THE axing of former Movement for Democratic Change (MDC) acting secretary-general, Moses Mzila-Ndlovu, is unlikely to have any impact on ongoing re-unification talks between the party and the People’s Democratic Party (PDP), the latter’s vice president, Samuel Sipepa-Nkomo has indicated.
The two parties had assigned their respective secretary-generals to lead teams into the re-unification talks, to be finalised sometime this year, bringing the two parties one step closer into rallying behind a single candidate to stand in the 2018 elections.
Mzila-Ndlovu had led negotiations on the side of the Welshman Ncube-led MDC, while the PDP was being represented by Gorden Moyo.
The former has since been replaced by Miriam Mushayi after the MDC leadership passed a “unanimous” vote of no confidence on Mzila-Ndlovu, a fortnight ago.
Mzila-Ndlovu was accused of sleeping behind the wheel in as far as the running of the party’s affairs was concerned.
He was also accused of failing to call meetings of the organs of the party; failure to administer party offices and party affairs among other allegations.
This week, Sipepa-Nkomo said the happenings in their colleagues’ camp was of interest to them, but ruled out the possibility of this having any impact on the talks.
“It will have no impact on the talks; it should not affect the principle of engagement, which we had already begun. It’s only natural that since Mzila-Ndlovu has been removed that someone else takes over,” he said.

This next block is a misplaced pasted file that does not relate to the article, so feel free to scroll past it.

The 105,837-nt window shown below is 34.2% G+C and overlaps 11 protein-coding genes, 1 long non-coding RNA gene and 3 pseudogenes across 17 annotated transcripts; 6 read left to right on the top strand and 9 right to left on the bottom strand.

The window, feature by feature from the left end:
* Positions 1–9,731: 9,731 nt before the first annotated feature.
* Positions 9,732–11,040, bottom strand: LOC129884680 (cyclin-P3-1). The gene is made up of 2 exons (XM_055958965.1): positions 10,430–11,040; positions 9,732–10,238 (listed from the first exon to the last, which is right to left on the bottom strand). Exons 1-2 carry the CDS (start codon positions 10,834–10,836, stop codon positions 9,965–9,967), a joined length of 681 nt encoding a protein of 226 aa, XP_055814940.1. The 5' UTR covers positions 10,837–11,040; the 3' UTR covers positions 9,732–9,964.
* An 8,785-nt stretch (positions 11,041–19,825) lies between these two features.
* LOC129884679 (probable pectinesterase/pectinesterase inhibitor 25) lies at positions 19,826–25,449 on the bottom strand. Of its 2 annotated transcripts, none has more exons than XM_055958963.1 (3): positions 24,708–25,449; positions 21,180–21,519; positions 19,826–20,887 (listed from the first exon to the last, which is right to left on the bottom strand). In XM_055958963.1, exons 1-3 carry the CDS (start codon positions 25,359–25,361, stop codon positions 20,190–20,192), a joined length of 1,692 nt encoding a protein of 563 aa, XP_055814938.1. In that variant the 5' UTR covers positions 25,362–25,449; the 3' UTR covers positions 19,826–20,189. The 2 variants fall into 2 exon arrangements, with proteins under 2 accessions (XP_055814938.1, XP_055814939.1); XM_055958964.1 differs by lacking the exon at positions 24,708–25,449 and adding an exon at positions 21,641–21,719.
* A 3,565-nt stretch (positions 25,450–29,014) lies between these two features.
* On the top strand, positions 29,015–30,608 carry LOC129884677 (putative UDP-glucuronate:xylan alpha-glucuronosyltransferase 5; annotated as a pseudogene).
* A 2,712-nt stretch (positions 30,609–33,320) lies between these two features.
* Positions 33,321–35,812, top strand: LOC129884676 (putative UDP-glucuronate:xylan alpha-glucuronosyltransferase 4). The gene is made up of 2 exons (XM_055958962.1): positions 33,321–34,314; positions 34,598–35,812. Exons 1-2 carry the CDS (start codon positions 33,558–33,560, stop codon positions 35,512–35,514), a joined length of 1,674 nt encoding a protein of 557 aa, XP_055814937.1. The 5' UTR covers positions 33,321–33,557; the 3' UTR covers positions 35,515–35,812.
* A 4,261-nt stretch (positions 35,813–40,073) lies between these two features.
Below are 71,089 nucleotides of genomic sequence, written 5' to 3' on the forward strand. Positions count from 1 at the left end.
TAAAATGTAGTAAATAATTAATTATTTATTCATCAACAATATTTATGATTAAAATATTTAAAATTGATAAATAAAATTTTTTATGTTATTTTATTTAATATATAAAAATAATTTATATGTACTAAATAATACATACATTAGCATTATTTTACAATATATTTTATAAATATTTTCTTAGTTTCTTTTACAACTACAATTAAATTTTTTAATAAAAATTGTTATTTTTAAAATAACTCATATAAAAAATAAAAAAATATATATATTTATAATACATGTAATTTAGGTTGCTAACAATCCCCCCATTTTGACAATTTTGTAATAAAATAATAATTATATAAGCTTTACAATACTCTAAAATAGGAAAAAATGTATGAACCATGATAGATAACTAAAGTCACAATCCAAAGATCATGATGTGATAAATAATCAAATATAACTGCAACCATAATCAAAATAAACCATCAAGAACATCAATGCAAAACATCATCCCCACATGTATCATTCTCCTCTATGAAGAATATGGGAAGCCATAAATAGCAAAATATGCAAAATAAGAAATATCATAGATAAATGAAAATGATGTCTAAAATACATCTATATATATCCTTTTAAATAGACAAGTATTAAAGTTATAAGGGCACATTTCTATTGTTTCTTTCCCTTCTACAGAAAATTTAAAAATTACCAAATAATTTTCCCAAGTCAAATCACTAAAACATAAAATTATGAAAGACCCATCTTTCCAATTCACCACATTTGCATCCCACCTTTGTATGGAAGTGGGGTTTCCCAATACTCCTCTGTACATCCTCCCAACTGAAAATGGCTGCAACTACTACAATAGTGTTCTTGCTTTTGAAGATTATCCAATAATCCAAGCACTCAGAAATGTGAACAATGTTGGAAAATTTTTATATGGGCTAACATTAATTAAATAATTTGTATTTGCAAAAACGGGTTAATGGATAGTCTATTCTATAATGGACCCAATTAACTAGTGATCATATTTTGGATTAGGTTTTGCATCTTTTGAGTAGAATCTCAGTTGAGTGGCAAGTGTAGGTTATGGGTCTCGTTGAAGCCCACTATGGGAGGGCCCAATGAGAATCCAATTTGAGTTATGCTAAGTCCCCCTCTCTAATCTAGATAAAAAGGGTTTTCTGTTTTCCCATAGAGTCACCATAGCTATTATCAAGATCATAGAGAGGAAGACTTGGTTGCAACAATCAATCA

“The very fact that we set these committees up is proof of our sincerity. We assigned the secretary generals with their teams to begin talking and they then will bring recommendations to the respective party leaderships,” he added.
It, however, remains uncertain when the actual process of the talks, meant to lead to re-unification, would be finalised.
MDC spokesperson, Kurauone Chihwayi, said the MDC was happy with the progress it had made so far on the talks.
“We are all preparing the ground for the resumption of those talks hoping to finalise them in time before the 2018 elections. The parties involved are all committed to the fruitful conclusion of the re-unification talks,” he said.
“Everyone is talking to everybody bilaterally, multilaterally and informally and the future looks green,” he added.
Both parties are splinter formations of the mainstream MDC led by Morgan Tsvangirai and each have been adamant in their refusal to bury the hatchet with the former trade unionist.
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